Monday, October 16, 2006

Bible character commits suicide ... twice!

I was reading through 1 Samuel in church yesterday while droning out the preacher and I was shocked at what I read. I'm not talking about the gratuitous violence - I mean, it doesn't get much better than reading about heads being lobbed off and armies getting annihilated while droning out sermons. The body count in 1 Samuel alone makes the entire collection of Friday the 13th movies look like child's play.. or is that Chucky's territory? I digress.

I'm talking about sentences like this:

"After he killed him, he cut off his head with the sword."

With or without any context whatsoever, this sentence is just hilarious. We have what amounts to some guy committing suicide twice. Since pronouns refer to the most recently mentioned noun within the same branch, all pronouns in the above sentence refer to the same noun. If you were to replace the pronouns with the actual subjects they refer to, the sentence would read something like:

"After dude killed dude, dude cut off dude's head with the sword"

This particular verse is 1 Samuel 17:51. The first part of the verse in NIV reads:

"David ran and stood over him. He took hold of the Philistine's sword and drew it from the scabbard. After he killed him, he cut off his head with the sword."

It should read something like this:

"David ran and stood over Goliath. David took hold of the Philistine's sword and drew it from the scabbard. After he killed Goliath, David cut off Goliath's head with the sword."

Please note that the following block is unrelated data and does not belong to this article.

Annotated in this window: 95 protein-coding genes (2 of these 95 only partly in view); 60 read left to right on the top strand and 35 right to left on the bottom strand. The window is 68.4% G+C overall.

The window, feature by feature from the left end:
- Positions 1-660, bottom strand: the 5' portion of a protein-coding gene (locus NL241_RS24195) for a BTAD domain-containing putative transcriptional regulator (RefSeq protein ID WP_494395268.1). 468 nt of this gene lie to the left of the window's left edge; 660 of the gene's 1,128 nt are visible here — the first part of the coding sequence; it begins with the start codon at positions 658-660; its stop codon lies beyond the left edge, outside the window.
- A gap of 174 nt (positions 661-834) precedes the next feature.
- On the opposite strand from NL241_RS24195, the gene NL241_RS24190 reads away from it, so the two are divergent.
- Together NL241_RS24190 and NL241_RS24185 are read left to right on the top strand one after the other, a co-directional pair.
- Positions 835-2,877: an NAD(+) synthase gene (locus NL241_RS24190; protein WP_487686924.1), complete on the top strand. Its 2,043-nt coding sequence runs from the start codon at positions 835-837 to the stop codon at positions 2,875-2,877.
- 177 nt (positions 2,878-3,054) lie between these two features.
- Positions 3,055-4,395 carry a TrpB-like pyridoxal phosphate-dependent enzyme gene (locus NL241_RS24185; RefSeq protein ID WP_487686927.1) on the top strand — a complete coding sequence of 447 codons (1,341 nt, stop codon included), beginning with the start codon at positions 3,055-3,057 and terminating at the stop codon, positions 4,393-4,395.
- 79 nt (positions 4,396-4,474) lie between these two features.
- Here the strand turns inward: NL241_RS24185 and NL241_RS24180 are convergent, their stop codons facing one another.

The New American Standard version reads a lot better:

"Then David ran and stood over the Philistine and took his sword and drew it out of its sheath and killed him, and cut off his head with it."

Here, the pronouns "his, him, and his" all refer to the Philistine.

And, as always, The Message reads the best:

"Then David ran up to the Philistine and stood over him, pulled the giant's sword from its sheath, and finished the job by cutting off his head."

Here, the pronoun "him" refers to "the Philistine", and "his" refers "the giant", which we presume that Philistine and the Giant are the same unlucky sap who is unfortunately getting his head lobbed off.

Anyway, the main takeaway lesson is this: the Bible is a great source for entertainment while droning out long and boring sermons. You have a high body count, awesome gratuitous violence, and hilarious grammatical errors.

1 Comments:

Blogger The Swiss Chesse Monster said...

sex. you can't forget about the sex. there is all kinds of sex in the bible.

6:35 PM  

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